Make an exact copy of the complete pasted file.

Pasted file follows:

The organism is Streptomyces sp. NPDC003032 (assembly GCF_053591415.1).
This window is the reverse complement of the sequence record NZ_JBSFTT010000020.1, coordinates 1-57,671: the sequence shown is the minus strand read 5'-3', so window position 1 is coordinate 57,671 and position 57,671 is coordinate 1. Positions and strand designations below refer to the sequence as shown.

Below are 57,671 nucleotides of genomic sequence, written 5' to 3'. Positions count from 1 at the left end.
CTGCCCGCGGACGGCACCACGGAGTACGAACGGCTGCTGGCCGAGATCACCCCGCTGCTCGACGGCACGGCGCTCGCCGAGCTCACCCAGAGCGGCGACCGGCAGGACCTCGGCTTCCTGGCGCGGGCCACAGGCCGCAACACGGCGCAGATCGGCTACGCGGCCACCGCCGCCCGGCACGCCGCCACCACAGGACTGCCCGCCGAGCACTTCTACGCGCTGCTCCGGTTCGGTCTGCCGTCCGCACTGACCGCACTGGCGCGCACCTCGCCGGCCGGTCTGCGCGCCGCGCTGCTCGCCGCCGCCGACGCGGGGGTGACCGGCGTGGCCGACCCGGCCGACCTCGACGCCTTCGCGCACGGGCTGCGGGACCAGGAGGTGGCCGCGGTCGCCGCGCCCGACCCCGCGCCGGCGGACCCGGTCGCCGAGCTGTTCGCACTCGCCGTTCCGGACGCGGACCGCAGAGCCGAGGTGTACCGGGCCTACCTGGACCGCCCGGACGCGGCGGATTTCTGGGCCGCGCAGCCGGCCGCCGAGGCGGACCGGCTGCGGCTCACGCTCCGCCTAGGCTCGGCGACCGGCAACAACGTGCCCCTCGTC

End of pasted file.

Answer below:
The organism is Streptomyces sp. NPDC003032 (assembly GCF_053591415.1).
This window is the reverse complement of the sequence record NZ_JBSFTT010000020.1, coordinates 1-57,671: the sequence shown is the minus strand read 5'-3', so window position 1 is coordinate 57,671 and position 57,671 is coordinate 1. Positions and strand designations below refer to the sequence as shown.

Below are 57,671 nucleotides of genomic sequence, written 5' to 3'. Positions count from 1 at the left end.
CTGCCCGCGGACGGCACCACGGAGTACGAACGGCTGCTGGCCGAGATCACCCCGCTGCTCGACGGCACGGCGCTCGCCGAGCTCACCCAGAGCGGCGACCGGCAGGACCTCGGCTTCCTGGCGCGGGCCACAGGCCGCAACACGGCGCAGATCGGCTACGCGGCCACCGCCGCCCGGCACGCCGCCACCACAGGACTGCCCGCCGAGCACTTCTACGCGCTGCTCCGGTTCGGTCTGCCGTCCGCACTGACCGCACTGGCGCGCACCTCGCCGGCCGGTCTGCGCGCCGCGCTGCTCGCCGCCGCCGACGCGGGGGTGACCGGCGTGGCCGACCCGGCCGACCTCGACGCCTTCGCGCACGGGCTGCGGGACCAGGAGGTGGCCGCGGTCGCCGCGCCCGACCCCGCGCCGGCGGACCCGGTCGCCGAGCTGTTCGCACTCGCCGTTCCGGACGCGGACCGCAGAGCCGAGGTGTACCGGGCCTACCTGGACCGCCCGGACGCGGCGGATTTCTGGGCCGCGCAGCCGGCCGCCGAGGCGGACCGGCTGCGGCTCACGCTCCGCCTAGGCTCGGCGACCGGCAACAACGTGCCCCTCGTC